Well, that sucked.
Going into Thursday, it hadn’t looked like all that bad a June. We still were looking at 5% gain out of the markets’ early-June investment shares depths, and 1% for the month-to-date. Microsoft (NASDAQ:MSFT) excited the tech world by unveiling the Surface tablet, potentially making the Microsoft-Apple (NASDAQ:AAPL) rivalry worth paying attention to again. And Greece … well, it didn’t fall into the Aegean, so it got a check mark, too.
Then the indices took a roughly 2% dive Thursday — and while that didn’t put us under for June, it made some recent economic and market red flags look a little bit redder.
Specifically, the words “guidance” and “lowered” have been paired together in the past couple weeks a disturbingly number of times — and considering the broad swath of sectors we’re talking about here, these seemingly disjointed news bytes — coupled with a seeming end to recent momentum — might be reason enough for a healthy dose of caution heading forward.
First, a look at the recent crap dealt out at the national level:
U.S. GDP: This is the biggie. The Federal Reserve’s economic projections for U.S. gross domestic product was dumped Wednesday to a range of 1.9%-2.4%, down from gains of 2.4%-2.9% forecast in April. 2013’s prospects have been lowered, too, from 2.7%-3.1% to 2.2%-2.8%. By the way, in the same report, clouds formed over the forecasts for …
U.S. Jobs: Not that we shouldn’t have seen this coming. We’ve been inundated with a number of lousy jobs reports, not to mention the individual layoff headlines coming out from scores of big businesses. Still, no one was happy to hear that the Fed doesn’t expect the unemployment rate to duck below 8% anymore. Projections for unemployment sit at 8%-8.2% from 7.8%-8% in April, and 2013’s unemployment rate forecasts were a few basis points lower, too. Even more depressing: The “real” number is shockingly worse.
Chinese Manufacturing: The Chinese manufacturing purchasing managers’ index reading, out Thursday, dropped from 48.4 in May to 48.1 in June. Anything sub-50 means manufacturing is shrinking. In HSBC’s report, its chief economist said, “With external headwinds remaining strong, exports are likely to decelerate in the coming months.” Those headwinds? Crummy ol’ Europe and … a slowing U.S. economy.
In addition to the larger economic reports, a number of individual publicly traded companies across numerous sectors also have hedged their expectations as of late:
Procter & Gamble: Diversified consumer goods company Procter & Gamble (NYSE:PG) — which makes everything from Old Spice deodorant to Iams pet food — is worried about foreign exchange rates and weakness in developed markets. Whereas it expected revenues to grow 1%-2% in the fourth quarter, PG now is calling for a loss of the same measure, and it dropped Q4 earnings projections to 75-79 cents per share from 79-85 cents.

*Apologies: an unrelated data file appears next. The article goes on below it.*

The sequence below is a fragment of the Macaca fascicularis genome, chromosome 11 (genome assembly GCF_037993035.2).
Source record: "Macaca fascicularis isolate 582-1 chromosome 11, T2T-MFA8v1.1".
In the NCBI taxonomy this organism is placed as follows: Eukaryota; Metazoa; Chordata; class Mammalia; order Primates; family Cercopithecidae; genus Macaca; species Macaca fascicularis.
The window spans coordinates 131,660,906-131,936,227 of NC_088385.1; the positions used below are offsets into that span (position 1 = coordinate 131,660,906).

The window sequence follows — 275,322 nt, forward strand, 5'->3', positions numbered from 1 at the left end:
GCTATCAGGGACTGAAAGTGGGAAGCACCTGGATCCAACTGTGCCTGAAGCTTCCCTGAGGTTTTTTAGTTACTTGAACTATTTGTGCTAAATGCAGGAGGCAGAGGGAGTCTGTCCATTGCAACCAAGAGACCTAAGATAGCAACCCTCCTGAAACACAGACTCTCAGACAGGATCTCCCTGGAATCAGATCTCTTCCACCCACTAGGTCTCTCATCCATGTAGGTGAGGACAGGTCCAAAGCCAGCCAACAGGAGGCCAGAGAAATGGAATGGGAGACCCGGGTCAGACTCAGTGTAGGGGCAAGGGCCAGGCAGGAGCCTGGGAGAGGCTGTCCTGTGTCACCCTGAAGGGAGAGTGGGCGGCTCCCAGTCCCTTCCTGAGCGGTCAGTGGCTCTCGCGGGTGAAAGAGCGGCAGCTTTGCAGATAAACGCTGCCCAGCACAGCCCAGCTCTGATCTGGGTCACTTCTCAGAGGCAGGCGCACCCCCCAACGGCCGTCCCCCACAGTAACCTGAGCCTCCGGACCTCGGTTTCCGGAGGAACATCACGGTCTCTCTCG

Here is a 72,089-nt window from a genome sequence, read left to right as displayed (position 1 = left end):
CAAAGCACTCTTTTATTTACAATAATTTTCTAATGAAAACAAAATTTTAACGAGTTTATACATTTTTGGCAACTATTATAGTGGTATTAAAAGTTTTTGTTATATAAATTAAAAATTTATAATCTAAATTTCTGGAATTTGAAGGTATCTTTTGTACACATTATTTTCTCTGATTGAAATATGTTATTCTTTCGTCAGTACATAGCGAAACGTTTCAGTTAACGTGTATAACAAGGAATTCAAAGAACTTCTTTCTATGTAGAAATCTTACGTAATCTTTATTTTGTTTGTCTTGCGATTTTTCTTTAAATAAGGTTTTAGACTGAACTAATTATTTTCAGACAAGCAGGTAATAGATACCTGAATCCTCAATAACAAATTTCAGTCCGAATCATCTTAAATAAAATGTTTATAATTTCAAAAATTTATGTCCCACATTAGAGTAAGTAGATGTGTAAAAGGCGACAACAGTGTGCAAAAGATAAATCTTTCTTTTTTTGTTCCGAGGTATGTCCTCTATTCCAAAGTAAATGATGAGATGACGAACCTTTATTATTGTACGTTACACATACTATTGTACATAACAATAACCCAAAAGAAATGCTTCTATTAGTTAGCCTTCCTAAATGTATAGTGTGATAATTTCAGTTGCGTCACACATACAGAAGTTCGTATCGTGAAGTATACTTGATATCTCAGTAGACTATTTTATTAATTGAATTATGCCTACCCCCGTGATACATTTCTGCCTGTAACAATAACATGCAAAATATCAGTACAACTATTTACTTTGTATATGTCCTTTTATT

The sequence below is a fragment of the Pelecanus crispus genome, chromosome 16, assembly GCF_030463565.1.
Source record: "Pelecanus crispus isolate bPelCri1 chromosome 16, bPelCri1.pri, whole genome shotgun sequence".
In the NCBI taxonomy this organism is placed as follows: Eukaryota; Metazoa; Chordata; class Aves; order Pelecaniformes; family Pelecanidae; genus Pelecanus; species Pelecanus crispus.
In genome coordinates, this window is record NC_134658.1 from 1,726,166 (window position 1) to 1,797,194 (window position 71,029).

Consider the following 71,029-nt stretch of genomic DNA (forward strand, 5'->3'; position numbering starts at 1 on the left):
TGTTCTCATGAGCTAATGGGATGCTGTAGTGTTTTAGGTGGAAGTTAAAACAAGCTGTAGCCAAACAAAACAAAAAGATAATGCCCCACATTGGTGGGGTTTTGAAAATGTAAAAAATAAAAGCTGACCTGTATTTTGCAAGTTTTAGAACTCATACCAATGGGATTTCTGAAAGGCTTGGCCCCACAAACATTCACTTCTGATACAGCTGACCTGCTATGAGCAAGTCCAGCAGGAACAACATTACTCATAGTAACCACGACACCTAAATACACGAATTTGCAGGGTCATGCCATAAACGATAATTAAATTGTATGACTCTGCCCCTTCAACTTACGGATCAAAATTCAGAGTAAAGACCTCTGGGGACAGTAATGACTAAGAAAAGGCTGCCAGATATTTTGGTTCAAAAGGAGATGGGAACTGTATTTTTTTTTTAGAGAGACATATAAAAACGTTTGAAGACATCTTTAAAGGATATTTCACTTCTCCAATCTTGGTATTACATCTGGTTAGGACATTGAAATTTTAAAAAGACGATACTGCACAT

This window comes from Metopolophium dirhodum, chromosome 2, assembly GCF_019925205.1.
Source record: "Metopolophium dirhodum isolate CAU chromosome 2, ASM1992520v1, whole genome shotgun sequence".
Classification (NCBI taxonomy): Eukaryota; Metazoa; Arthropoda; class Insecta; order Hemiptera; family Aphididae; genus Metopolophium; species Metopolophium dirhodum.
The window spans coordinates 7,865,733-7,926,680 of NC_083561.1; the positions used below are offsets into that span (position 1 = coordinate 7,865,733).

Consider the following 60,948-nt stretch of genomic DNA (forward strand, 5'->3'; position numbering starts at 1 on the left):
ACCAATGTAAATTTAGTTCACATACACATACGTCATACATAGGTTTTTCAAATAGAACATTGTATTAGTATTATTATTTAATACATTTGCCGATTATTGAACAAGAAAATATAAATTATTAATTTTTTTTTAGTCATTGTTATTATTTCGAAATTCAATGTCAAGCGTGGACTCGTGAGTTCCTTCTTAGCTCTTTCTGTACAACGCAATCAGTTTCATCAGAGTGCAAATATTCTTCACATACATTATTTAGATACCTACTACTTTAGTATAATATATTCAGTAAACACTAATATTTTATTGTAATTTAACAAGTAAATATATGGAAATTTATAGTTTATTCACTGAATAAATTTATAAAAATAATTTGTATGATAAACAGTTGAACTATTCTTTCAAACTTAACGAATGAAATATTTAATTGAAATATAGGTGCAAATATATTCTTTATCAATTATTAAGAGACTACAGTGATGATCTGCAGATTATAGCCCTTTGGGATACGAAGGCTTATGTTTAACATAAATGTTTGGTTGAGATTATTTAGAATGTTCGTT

Philip Morris International: Citing currency concerns just like P&G, tobacco giant Philip Morris (NYSE:PM) dropped earnings projections to $5.10-$5.20 per share from its April forecast of $5.20-$5.30 per share.
Adobe: The maker of PhotoShop and Acrobat, Adobe Systems (NASDAQ:ADOBE) felt the crunch Wednesday (and a bit more Thursday) after trimming its fiscal-year revenue growth forecast from 6%-8% to 6%-7%. Its current-quarter expectations of 59 cents in earnings per share on $1.1 billion in revenues also are short of analyst calls.
Rite Aid: Drugstore stock Rite Aid (NYSE:RAD) lowered fiscal 2013 projections of $25.4 billion-$25.8 billion in revenues and flat-to-1.5% growth in same-store sales, now expecting revenues of $25.3 billion-$25.7 billion in sales and a 0.5%-1% decline in same-store sales. It also expects a net loss of 13-29 cents per share.
Body Central: Small-cap young women’s retailer Body Central (NASDAQ:BODY) was cut in half on Monday after lowering its full-year guidance. It previously expected earnings of 26-28 cents per share on revenue of $80 million-$82 million — that has been hacked to forecasts for 19-21 cents on $77 million-$79 million in sales.
The retail sector also has had a couple other guidance warning flares. Bed Bath & Beyond (NASDAQ:BBBY) got absolutely hammered Thursday after putting out disappointing earnings forecasts. And shoe retailer DSW (NYSE:DSW) rocked the entire footwear sector earlier this week when its second-quarter EPS guidance of 60-64 cents fell well shy of the 76-cent analyst mark.
All that isn’t to say that Wall Street is about to crumble, but it does mean you should be on watch for more of the same. If European headlines continue to frighten, or earnings start getting ugly in earnest, there could be a lot more slump left this summer.